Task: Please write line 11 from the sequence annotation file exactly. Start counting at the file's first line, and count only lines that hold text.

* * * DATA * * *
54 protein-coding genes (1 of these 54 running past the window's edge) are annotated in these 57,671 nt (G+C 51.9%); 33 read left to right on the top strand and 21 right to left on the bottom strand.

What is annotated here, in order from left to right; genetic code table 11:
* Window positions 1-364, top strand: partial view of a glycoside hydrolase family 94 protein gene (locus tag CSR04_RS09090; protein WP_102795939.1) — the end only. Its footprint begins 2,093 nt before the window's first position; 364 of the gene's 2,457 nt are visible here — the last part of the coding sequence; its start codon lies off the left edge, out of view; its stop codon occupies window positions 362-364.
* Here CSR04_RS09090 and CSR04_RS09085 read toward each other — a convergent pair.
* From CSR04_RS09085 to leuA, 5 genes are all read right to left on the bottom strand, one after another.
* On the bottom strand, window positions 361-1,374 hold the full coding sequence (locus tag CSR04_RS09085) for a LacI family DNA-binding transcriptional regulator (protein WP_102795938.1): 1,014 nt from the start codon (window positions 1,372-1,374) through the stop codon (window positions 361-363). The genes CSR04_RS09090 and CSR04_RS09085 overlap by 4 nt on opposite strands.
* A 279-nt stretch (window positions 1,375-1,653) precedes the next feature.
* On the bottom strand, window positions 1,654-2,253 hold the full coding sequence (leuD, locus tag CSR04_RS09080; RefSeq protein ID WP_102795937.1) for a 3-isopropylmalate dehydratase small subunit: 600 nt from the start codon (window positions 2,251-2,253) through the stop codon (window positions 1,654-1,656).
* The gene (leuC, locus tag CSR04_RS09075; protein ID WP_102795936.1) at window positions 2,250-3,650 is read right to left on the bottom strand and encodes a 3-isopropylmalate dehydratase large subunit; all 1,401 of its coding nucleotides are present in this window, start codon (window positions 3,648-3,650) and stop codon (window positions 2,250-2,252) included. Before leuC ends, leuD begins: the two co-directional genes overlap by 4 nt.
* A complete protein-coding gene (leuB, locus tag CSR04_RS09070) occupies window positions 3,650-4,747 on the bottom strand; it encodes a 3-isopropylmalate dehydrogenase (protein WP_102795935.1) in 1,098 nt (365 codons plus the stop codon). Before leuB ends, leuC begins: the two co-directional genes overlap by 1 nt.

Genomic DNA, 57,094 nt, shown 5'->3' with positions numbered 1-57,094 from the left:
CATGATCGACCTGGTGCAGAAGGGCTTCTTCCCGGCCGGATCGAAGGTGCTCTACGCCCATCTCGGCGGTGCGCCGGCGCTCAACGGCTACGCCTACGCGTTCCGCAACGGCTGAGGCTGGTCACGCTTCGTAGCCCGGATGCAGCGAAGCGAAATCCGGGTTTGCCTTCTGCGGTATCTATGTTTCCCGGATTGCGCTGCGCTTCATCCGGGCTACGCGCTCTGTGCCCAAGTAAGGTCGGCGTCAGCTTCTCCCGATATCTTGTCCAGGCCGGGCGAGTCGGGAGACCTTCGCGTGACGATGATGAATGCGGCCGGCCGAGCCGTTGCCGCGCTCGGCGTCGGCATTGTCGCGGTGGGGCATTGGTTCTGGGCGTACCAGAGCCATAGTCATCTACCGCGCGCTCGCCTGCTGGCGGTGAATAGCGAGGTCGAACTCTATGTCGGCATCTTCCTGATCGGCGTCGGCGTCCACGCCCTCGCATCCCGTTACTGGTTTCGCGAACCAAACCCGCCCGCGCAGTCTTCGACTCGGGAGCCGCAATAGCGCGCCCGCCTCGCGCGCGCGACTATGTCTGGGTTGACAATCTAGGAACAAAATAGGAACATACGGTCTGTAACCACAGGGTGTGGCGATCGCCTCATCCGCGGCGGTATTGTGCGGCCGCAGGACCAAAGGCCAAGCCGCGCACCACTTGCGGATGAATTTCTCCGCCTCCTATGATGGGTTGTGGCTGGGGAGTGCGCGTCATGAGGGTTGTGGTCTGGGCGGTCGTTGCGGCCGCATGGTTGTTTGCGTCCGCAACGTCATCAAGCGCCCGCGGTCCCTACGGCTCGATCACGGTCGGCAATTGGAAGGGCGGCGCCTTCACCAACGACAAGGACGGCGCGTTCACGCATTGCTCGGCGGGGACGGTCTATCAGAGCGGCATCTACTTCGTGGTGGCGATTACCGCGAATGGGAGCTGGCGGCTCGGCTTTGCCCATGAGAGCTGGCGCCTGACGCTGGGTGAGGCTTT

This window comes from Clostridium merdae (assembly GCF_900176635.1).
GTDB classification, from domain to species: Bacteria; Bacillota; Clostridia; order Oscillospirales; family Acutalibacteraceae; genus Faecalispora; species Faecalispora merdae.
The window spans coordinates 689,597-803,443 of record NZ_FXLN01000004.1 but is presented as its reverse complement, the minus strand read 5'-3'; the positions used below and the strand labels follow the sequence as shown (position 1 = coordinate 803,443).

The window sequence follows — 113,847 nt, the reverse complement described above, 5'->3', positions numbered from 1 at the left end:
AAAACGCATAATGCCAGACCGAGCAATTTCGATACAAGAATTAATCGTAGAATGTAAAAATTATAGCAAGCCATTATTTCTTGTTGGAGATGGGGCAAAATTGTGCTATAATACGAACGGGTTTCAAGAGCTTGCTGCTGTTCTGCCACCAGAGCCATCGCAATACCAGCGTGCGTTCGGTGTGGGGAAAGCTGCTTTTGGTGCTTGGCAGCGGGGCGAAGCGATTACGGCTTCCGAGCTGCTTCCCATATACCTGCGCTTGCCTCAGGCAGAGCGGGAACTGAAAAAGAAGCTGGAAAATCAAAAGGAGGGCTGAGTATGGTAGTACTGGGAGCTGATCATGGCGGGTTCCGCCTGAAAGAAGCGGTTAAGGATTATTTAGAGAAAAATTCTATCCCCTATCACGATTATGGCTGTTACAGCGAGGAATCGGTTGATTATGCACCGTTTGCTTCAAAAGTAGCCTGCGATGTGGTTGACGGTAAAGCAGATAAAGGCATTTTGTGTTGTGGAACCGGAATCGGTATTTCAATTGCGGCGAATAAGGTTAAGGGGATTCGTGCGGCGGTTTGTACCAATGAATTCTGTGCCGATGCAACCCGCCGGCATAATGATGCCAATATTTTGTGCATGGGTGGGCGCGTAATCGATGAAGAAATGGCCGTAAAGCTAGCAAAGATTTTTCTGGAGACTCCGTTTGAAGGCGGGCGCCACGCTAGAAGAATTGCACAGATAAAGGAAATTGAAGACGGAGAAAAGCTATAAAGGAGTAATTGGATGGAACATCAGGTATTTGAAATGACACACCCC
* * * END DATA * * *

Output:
Genomic DNA, 57,094 nt, shown 5'->3' with positions numbered 1-57,094 from the left: